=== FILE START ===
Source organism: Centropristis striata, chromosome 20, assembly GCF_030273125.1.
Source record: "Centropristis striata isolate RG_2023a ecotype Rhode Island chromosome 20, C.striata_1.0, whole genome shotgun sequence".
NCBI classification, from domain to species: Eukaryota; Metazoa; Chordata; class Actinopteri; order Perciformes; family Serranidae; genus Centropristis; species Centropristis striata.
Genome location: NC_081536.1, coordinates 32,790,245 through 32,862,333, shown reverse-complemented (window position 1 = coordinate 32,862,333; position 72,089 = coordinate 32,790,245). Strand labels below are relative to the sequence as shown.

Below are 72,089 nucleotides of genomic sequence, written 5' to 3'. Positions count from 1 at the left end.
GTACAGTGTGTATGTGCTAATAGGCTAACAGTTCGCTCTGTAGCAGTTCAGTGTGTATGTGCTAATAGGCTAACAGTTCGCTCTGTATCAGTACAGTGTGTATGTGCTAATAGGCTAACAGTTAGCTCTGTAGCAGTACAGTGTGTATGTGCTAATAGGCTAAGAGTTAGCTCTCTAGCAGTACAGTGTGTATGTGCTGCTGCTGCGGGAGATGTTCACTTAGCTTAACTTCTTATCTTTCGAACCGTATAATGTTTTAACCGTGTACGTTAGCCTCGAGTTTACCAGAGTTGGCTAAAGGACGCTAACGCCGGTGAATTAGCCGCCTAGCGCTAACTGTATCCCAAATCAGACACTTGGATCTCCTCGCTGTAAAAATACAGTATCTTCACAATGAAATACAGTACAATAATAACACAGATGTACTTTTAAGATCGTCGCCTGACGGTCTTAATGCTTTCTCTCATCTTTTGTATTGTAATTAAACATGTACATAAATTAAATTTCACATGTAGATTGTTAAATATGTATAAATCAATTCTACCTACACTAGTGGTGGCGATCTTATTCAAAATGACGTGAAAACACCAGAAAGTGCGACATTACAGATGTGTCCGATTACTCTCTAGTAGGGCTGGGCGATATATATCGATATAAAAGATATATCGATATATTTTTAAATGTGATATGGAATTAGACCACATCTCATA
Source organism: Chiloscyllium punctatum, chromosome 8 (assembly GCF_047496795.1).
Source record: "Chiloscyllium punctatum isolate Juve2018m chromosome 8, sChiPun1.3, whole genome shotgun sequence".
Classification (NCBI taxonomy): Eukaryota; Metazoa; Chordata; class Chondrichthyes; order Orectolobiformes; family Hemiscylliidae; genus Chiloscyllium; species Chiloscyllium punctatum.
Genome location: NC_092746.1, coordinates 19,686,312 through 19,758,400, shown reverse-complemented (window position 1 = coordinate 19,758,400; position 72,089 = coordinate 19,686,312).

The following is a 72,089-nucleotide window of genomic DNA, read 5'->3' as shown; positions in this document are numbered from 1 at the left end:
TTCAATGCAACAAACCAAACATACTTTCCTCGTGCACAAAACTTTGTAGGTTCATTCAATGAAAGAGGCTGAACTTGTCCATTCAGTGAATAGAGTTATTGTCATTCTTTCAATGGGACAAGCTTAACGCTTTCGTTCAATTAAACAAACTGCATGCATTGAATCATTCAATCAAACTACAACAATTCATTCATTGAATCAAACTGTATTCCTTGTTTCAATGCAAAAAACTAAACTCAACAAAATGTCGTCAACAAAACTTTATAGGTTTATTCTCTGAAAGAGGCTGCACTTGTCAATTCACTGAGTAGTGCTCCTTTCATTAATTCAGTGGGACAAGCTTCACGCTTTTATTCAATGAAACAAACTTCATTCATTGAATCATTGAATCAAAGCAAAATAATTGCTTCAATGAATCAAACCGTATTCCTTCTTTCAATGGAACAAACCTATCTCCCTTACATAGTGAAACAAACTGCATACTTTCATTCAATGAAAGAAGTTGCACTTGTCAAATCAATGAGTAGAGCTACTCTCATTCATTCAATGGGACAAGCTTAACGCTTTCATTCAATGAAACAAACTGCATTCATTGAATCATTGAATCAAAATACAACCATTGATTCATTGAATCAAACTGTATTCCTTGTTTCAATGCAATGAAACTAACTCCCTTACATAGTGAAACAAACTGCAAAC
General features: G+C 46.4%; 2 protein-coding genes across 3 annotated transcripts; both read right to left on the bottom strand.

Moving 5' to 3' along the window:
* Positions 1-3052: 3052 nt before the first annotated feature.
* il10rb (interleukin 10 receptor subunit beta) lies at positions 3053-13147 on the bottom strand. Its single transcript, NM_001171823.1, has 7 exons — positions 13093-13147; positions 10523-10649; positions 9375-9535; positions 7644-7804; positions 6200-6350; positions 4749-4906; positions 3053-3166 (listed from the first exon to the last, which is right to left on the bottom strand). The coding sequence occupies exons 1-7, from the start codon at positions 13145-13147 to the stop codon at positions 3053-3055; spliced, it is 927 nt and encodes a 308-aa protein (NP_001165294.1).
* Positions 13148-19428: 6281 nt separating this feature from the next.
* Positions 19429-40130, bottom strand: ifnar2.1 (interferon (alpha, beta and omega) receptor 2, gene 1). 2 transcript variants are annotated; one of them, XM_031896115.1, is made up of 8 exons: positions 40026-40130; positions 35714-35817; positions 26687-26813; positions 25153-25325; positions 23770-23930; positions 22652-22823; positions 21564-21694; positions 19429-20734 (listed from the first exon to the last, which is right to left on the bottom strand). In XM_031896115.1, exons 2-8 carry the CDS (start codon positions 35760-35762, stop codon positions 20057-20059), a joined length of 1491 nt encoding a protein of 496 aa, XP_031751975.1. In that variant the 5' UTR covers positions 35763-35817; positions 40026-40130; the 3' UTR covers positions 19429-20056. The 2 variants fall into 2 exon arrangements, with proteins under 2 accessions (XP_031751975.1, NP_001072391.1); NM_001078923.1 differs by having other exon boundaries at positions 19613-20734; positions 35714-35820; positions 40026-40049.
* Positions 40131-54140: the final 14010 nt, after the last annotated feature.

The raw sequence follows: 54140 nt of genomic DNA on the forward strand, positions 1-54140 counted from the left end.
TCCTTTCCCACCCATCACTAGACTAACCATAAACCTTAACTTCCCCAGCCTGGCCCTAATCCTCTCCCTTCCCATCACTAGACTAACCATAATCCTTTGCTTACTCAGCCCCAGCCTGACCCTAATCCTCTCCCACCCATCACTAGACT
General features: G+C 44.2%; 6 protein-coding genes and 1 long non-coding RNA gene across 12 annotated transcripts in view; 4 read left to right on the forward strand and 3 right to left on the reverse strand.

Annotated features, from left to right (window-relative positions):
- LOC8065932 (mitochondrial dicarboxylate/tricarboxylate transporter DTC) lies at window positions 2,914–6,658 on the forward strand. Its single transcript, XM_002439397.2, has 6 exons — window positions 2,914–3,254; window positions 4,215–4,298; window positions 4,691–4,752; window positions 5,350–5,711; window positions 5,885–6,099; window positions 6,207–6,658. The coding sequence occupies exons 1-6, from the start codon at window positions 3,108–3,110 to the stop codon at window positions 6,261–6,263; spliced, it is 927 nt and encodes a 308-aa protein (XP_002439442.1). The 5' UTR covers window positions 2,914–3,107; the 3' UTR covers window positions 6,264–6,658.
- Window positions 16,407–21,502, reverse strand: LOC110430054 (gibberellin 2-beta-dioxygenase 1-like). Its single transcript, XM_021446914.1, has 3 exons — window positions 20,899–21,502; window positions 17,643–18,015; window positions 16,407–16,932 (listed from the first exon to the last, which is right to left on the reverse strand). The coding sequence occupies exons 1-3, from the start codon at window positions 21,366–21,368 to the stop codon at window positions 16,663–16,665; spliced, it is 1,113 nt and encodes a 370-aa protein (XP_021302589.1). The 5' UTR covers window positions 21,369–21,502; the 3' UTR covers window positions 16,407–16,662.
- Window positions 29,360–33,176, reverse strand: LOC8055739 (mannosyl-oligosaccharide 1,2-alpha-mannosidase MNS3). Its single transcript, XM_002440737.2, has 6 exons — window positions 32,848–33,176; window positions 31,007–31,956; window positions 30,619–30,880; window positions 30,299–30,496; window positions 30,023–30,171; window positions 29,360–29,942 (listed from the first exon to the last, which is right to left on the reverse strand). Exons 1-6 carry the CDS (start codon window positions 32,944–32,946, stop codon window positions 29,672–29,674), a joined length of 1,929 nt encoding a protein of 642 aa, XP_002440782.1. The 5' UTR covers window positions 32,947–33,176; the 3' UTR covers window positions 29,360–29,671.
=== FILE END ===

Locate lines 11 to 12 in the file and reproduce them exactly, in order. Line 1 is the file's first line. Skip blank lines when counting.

The following is a 72,089-nucleotide window of genomic DNA, read 5'->3' as shown; positions in this document are numbered from 1 at the left end:
TTCAATGCAACAAACCAAACATACTTTCCTCGTGCACAAAACTTTGTAGGTTCATTCAATGAAAGAGGCTGAACTTGTCCATTCAGTGAATAGAGTTATTGTCATTCTTTCAATGGGACAAGCTTAACGCTTTCGTTCAATTAAACAAACTGCATGCATTGAATCATTCAATCAAACTACAACAATTCATTCATTGAATCAAACTGTATTCCTTGTTTCAATGCAAAAAACTAAACTCAACAAAATGTCGTCAACAAAACTTTATAGGTTTATTCTCTGAAAGAGGCTGCACTTGTCAATTCACTGAGTAGTGCTCCTTTCATTAATTCAGTGGGACAAGCTTCACGCTTTTATTCAATGAAACAAACTTCATTCATTGAATCATTGAATCAAAGCAAAATAATTGCTTCAATGAATCAAACCGTATTCCTTCTTTCAATGGAACAAACCTATCTCCCTTACATAGTGAAACAAACTGCATACTTTCATTCAATGAAAGAAGTTGCACTTGTCAAATCAATGAGTAGAGCTACTCTCATTCATTCAATGGGACAAGCTTAACGCTTTCATTCAATGAAACAAACTGCATTCATTGAATCATTGAATCAAAATACAACCATTGATTCATTGAATCAAACTGTATTCCTTGTTTCAATGCAATGAAACTAACTCCCTTACATAGTGAAACAAACTGCAAAC